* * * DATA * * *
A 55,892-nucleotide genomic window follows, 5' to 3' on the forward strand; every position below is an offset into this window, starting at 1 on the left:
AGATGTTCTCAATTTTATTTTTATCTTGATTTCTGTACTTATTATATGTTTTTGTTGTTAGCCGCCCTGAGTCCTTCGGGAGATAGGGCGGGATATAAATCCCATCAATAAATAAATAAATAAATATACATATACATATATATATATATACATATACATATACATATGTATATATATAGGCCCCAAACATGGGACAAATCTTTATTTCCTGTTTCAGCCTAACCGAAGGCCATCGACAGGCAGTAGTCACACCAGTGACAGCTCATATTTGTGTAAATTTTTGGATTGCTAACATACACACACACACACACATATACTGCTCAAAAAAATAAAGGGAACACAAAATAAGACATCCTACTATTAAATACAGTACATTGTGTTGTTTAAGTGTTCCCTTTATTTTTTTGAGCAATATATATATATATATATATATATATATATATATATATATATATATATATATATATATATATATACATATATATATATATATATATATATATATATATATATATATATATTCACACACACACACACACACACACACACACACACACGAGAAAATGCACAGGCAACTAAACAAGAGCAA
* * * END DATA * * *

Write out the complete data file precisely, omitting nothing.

A 55,892-nucleotide genomic window follows, 5' to 3' on the forward strand; every position below is an offset into this window, starting at 1 on the left:
AGATGTTCTCAATTTTATTTTTATCTTGATTTCTGTACTTATTATATGTTTTTGTTGTTAGCCGCCCTGAGTCCTTCGGGAGATAGGGCGGGATATAAATCCCATCAATAAATAAATAAATAAATATACATATACATATATATATATATACATATACATATACATATGTATATATATAGGCCCCAAACATGGGACAAATCTTTATTTCCTGTTTCAGCCTAACCGAAGGCCATCGACAGGCAGTAGTCACACCAGTGACAGCTCATATTTGTGTAAATTTTTGGATTGCTAACATACACACACACACACACATATACTGCTCAAAAAAATAAAGGGAACACAAAATAAGACATCCTACTATTAAATACAGTACATTGTGTTGTTTAAGTGTTCCCTTTATTTTTTTGAGCAATATATATATATATATATATATATATATATATATATATATATATATATATATATATATATATATACATATATATATATATATATATATATATATATATATATATATATATTCACACACACACACACACACACACACACACACACACGAGAAAATGCACAGGCAACTAAACAAGAGCAA